China calls the Japanese Cabinet’s resolution that reinterpreted its Pacifist Constitution, a brutal violation of its spirit. Beijing questions whether Japan will change its path of peaceful development, which has been upheld since World War Two.
China has also protested Tokyo’s strategy of pushing a domestic political agenda by hyping up the “China threat”. Under the new policy, Japan’s cabinet has paved the way for its military to fight overseas.
Widespread protests after the announcement on the policy for Constitutional change. A change to the decades old ban on collective self-defense. The move has angered China, with whom relations are already strained.
As part of its so called “proactive contribution to peace”, the Abe Cabinet has allowed for Japanese involvement in the defense of its allies. This move has paved the way for Japan to send its troops to fight overseas. Many regard this as the first step in what could be the renewed militarization of Japan.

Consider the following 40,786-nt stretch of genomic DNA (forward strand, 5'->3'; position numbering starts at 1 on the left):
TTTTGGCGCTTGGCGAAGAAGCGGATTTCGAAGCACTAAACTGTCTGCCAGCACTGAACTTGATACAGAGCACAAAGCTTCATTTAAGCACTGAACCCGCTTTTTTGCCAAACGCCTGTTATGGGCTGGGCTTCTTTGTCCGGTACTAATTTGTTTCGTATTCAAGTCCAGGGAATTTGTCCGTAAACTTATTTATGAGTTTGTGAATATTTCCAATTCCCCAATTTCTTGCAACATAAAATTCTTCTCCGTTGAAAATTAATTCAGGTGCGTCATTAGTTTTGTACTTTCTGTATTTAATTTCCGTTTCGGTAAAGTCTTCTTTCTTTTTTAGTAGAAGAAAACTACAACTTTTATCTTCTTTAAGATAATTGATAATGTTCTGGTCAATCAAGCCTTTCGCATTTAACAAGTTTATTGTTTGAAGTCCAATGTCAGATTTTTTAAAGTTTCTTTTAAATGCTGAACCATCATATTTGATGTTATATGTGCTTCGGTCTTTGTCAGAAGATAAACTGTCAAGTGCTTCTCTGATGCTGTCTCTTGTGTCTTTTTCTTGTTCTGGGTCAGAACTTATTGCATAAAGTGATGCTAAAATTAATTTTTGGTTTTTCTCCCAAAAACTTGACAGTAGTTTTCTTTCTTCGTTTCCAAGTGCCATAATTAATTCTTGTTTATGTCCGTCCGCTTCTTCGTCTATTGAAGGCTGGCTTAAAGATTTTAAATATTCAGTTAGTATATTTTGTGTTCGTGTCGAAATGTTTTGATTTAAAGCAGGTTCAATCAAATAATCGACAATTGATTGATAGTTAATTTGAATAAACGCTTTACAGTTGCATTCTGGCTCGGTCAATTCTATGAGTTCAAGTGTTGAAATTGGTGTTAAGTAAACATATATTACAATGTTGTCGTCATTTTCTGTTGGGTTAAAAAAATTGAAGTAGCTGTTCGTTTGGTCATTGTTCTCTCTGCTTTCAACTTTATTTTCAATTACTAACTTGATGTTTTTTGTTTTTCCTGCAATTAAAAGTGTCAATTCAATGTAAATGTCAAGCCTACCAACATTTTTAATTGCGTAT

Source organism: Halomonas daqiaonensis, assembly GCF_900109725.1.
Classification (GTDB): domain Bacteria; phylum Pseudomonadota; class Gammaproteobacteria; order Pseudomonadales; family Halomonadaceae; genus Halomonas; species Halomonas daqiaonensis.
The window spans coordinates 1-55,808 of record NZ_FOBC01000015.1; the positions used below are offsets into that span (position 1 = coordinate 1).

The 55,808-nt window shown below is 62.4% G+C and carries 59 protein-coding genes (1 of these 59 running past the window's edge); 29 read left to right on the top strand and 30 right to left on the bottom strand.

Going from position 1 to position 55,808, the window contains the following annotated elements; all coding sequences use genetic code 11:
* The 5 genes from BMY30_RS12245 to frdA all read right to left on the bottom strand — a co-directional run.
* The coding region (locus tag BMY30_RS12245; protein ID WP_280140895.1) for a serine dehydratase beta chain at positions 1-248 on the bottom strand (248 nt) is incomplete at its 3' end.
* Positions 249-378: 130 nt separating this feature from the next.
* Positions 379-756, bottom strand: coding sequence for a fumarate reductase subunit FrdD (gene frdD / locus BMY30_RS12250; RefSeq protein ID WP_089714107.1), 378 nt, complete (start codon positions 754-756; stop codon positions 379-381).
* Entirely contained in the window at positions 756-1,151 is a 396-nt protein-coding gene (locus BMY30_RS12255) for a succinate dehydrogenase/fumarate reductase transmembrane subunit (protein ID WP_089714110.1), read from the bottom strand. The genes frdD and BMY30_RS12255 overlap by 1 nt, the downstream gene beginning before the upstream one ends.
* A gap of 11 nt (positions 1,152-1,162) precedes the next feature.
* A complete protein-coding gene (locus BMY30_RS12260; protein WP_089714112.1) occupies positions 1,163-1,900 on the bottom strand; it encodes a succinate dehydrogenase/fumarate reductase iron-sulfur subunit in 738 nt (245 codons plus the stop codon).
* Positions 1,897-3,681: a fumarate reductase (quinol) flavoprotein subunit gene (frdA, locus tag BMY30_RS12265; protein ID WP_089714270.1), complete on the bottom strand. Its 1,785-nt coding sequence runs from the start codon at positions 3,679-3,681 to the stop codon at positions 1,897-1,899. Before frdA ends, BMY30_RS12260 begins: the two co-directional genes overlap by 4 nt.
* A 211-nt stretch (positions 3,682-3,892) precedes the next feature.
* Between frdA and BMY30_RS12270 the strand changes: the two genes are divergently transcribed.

Abe’s visit to the Yasukuni shrine, which also houses war criminals and the debate over responsibility for comfort women, has already deteriorated Japan’s relations with neighbors in East Asia.
China has strongly accused Japan of ignoring international norms, stretching the limits of its pacifist Constitution and bolstering the military.
Earlier, during the Shangri-la Defense Dialogue, PLA’s Deputy Chief of Joint Staff, Wang Guanzhong urged the Japanese government to dispel doubts and concerns stemming from history, abandon historical revisionism and behave properly in a bid to win confidence from neighboring countries.
Most Chinese believe Japan’s constitutional change is a fundamental departure from the postwar defense posture. The release of Japan’s collective self-defense abilities will add new tensions in the region. The uncertainties over Japan’s move will prompt Japan’s Asian neighbors to adjust their policies in the future. CCTV’s Han Bin reports from Beijing.